The company's US online sales increased 40 percent last year, buoyed by a successful expansion of an online grocery business; the digital-first brands and digital-first talent it has acquired have breathed new life into its portfolio; and it has shed at least part of its reputation for being a digital dinosaur.

Walmart is, by most measures, in a more competitive position than it was before it acquired Jet.

But it's still far behind Amazon, and inside Walmart, tensions are rising. Multiple sources tell Recode that the company is projecting losses of more than $1 billion for its US e-commerce division this year, on revenue of between $21 billion and $22 billion. Walmart does not disclose these figures publicly and declined to comment.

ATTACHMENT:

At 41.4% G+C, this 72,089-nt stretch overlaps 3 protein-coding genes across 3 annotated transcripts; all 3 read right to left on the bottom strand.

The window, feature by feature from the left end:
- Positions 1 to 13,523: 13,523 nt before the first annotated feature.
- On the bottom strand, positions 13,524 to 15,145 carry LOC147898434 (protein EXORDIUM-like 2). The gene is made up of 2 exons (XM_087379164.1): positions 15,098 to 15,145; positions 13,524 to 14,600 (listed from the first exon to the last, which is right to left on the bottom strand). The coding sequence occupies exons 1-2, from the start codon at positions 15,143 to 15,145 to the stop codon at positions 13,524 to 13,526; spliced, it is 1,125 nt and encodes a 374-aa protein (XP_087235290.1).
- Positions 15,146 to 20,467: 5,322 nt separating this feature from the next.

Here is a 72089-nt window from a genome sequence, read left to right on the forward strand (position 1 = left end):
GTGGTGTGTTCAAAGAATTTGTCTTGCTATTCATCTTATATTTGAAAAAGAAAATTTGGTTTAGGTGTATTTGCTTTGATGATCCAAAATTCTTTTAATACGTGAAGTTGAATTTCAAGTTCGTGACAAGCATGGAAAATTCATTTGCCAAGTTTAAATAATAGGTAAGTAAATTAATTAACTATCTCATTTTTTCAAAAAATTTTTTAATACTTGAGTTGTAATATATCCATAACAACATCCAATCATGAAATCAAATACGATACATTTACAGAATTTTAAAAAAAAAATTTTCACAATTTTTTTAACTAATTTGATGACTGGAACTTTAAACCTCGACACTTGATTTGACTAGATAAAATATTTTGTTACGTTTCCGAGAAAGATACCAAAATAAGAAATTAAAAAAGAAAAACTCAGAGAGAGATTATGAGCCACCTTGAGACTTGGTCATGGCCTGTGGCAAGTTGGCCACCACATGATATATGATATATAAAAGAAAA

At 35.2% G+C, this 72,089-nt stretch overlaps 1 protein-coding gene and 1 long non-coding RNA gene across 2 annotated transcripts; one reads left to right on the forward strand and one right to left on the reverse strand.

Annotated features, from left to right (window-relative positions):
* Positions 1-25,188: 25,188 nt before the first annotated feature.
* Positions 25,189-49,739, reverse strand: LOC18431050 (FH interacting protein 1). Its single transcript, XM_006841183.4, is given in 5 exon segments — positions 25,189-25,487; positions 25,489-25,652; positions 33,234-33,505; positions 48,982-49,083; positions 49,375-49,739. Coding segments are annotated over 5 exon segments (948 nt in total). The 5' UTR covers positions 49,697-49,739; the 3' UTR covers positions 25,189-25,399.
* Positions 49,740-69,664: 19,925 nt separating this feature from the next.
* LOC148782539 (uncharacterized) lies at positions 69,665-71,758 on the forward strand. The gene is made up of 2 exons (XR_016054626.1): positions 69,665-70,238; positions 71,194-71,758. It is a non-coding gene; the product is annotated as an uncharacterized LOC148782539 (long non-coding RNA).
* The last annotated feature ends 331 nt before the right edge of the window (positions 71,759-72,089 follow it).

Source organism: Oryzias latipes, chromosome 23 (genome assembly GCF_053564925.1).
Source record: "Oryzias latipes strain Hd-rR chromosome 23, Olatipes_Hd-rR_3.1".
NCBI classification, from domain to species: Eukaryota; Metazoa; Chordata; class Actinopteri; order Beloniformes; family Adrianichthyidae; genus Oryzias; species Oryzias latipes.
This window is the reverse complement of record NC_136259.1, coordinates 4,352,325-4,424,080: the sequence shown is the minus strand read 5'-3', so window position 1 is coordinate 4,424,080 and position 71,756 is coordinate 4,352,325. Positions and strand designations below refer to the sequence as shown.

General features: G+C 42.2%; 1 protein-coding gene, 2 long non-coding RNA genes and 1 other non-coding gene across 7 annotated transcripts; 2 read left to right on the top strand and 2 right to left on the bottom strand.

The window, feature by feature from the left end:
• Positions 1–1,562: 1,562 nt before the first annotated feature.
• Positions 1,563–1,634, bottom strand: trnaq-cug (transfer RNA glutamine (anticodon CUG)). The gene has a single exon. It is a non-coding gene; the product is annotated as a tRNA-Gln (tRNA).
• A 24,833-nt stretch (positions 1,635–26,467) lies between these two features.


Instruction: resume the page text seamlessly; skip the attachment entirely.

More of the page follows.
That size loss is an eye-popping figure for a company that is used to printing cash and that prides itself on its profitable operations; the overall Walmart business brought in nearly $7 billion in profits during the last fiscal year.


Lore has aggressively pitched the company's management and board on the idea that Walmart needs to spend billions a year on new warehouses if it's going to seriously compete online with "the Everything Store" and its speedy delivery offerings, sources say.

Amazon has 110 fulfillment centers in the US, while Walmart has 20 at most. Walmart's in-store selection is also not large enough to use stores to fulfill online general merchandise orders at a scale that would rival Amazon's product catalogue.

The problem is that building the online version of the Everything Store requires millions more products, and that means two things that Walmart's current infrastructure does not support: dozens more e-commerce warehouses and a lot more merchants and brands selling through Walmart.com.

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